100% skill and precision.


Back at UCSB, we began the process of labeling our samples and testing the range of tolerances of our tigs. For this experiment, we specifically focus on thermal tolerances to explore how different populations will be able to handle increasing ocean temperatures. To do this, we calculate the lethal temperature 50% (LT50) by putting our tigs through an almost-literal trial by fire. The most accurate way to determine a population’s LT50 is by slowly increasing the temperature of the tig’s environment up to a high temperature, then maintaining that temperature for a while. Luckily, a thermal cycler can do just that, and tigs are small enough that we can comfortably fit 5 of them into a PCR well. We do this through the incredible and highly competitive process known as tig loading.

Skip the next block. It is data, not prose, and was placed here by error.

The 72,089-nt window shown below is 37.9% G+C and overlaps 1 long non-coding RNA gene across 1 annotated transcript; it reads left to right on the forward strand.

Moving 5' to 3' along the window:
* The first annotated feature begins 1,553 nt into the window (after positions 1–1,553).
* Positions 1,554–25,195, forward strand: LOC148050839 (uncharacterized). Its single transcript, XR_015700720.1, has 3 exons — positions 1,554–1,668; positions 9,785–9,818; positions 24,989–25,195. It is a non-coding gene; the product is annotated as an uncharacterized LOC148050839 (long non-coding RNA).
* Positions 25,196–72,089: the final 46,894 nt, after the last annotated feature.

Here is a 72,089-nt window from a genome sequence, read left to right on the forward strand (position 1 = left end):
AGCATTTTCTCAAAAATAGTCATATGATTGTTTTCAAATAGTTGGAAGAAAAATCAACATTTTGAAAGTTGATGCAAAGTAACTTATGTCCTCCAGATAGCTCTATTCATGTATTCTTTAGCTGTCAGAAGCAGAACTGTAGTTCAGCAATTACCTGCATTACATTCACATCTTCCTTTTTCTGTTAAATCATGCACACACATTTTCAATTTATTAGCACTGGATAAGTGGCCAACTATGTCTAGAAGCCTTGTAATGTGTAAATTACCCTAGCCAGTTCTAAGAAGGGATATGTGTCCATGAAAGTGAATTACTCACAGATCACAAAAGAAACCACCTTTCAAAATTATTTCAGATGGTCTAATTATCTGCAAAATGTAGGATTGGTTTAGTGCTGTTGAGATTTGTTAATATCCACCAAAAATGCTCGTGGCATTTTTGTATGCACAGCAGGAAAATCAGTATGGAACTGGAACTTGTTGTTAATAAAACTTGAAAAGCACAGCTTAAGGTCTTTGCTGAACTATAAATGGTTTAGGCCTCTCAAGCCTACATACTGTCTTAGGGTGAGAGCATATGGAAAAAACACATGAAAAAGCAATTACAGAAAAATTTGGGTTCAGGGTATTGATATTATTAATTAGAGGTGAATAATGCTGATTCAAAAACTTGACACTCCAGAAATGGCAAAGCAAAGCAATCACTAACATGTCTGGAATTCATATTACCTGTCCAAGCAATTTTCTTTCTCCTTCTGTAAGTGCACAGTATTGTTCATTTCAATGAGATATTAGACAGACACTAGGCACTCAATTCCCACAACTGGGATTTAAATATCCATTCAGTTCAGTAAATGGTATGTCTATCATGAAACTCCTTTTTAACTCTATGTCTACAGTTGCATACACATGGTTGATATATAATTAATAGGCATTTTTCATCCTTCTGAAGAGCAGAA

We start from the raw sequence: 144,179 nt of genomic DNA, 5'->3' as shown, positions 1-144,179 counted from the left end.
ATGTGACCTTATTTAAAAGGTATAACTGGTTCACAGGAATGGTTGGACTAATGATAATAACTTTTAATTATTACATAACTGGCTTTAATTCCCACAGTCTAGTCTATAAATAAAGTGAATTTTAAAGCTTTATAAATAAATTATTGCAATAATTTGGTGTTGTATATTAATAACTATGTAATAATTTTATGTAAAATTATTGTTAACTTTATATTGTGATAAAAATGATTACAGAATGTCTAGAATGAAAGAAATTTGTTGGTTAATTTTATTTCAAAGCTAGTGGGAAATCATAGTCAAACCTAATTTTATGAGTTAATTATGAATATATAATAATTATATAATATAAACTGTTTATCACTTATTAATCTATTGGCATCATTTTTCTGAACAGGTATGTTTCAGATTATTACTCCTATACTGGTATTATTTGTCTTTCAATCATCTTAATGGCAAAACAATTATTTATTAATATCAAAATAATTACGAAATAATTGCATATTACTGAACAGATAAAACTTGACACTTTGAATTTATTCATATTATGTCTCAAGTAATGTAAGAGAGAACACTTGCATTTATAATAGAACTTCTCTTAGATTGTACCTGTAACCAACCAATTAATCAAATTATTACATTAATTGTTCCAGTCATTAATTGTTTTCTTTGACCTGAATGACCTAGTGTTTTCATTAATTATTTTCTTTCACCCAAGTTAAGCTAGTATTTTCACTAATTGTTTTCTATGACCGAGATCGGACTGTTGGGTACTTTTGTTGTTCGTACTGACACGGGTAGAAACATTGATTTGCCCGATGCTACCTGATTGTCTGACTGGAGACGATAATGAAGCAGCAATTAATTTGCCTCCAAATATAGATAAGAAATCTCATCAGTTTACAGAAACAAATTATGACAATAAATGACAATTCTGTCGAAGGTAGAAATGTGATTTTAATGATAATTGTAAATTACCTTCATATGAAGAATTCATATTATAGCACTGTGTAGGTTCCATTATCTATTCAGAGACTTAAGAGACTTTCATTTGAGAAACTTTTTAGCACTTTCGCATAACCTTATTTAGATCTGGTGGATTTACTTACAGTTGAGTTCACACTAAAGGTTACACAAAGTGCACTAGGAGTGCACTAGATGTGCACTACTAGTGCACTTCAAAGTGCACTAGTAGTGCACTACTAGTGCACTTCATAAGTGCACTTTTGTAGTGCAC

The set-up is a dream. The prep work is a nightmare.


Thermal Tolerance Testing

12    8-well PCR tube strips
480    T. californicus (if doing a complete 96 well plate)
1    Micropipette, set at 24 microliters
1    Thermal cycler
∞    Amounts of patience

Start by preheating programming your cycler with a temperature gradient of 36-38°C.

Contemplate your life choices as you meticulously fish out 480 tigs using the micropipette as an inefficient vacuum.

Catching multiple tigs at once gives you bonus points.

Panic when you realize you lost your place loading the wells.

Place loaded wells into your cycler for 3 hours total: two to slowly bring the temperature up, then one hour at that temperature.

Remove and serve hot.